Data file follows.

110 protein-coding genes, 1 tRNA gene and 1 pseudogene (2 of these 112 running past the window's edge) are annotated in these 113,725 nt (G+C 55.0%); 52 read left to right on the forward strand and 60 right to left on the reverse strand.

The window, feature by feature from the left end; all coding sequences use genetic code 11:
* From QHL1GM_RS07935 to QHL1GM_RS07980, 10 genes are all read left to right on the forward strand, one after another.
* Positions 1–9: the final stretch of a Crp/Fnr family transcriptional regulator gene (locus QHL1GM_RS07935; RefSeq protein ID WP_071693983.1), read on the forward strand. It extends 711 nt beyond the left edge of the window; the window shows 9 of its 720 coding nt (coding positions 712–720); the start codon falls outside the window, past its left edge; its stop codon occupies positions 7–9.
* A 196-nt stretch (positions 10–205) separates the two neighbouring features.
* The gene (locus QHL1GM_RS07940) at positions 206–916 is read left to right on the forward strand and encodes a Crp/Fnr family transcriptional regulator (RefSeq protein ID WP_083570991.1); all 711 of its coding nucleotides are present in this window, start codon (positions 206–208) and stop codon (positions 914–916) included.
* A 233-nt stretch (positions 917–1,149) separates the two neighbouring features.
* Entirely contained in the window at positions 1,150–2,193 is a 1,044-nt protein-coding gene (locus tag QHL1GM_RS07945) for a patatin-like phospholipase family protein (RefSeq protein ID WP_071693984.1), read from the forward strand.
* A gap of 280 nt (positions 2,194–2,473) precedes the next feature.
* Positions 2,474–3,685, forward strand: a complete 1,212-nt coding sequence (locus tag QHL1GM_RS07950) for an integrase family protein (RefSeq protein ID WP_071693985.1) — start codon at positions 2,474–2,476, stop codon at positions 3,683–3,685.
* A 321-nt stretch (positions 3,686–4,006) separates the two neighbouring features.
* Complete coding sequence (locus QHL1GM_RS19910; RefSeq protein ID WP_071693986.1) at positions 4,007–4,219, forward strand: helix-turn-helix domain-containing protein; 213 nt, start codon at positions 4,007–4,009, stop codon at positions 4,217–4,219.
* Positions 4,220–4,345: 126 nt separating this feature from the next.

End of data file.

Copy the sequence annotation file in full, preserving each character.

110 protein-coding genes, 1 tRNA gene and 1 pseudogene (2 of these 112 running past the window's edge) are annotated in these 113,725 nt (G+C 55.0%); 52 read left to right on the forward strand and 60 right to left on the reverse strand.

The window, feature by feature from the left end; all coding sequences use genetic code 11:
* From QHL1GM_RS07935 to QHL1GM_RS07980, 10 genes are all read left to right on the forward strand, one after another.
* Positions 1–9: the final stretch of a Crp/Fnr family transcriptional regulator gene (locus QHL1GM_RS07935; RefSeq protein ID WP_071693983.1), read on the forward strand. It extends 711 nt beyond the left edge of the window; the window shows 9 of its 720 coding nt (coding positions 712–720); the start codon falls outside the window, past its left edge; its stop codon occupies positions 7–9.
* A 196-nt stretch (positions 10–205) separates the two neighbouring features.
* The gene (locus QHL1GM_RS07940) at positions 206–916 is read left to right on the forward strand and encodes a Crp/Fnr family transcriptional regulator (RefSeq protein ID WP_083570991.1); all 711 of its coding nucleotides are present in this window, start codon (positions 206–208) and stop codon (positions 914–916) included.
* A 233-nt stretch (positions 917–1,149) separates the two neighbouring features.
* Entirely contained in the window at positions 1,150–2,193 is a 1,044-nt protein-coding gene (locus tag QHL1GM_RS07945) for a patatin-like phospholipase family protein (RefSeq protein ID WP_071693984.1), read from the forward strand.
* A gap of 280 nt (positions 2,194–2,473) precedes the next feature.
* Positions 2,474–3,685, forward strand: a complete 1,212-nt coding sequence (locus tag QHL1GM_RS07950) for an integrase family protein (RefSeq protein ID WP_071693985.1) — start codon at positions 2,474–2,476, stop codon at positions 3,683–3,685.
* A 321-nt stretch (positions 3,686–4,006) separates the two neighbouring features.
* Complete coding sequence (locus QHL1GM_RS19910; RefSeq protein ID WP_071693986.1) at positions 4,007–4,219, forward strand: helix-turn-helix domain-containing protein; 213 nt, start codon at positions 4,007–4,009, stop codon at positions 4,217–4,219.
* Positions 4,220–4,345: 126 nt separating this feature from the next.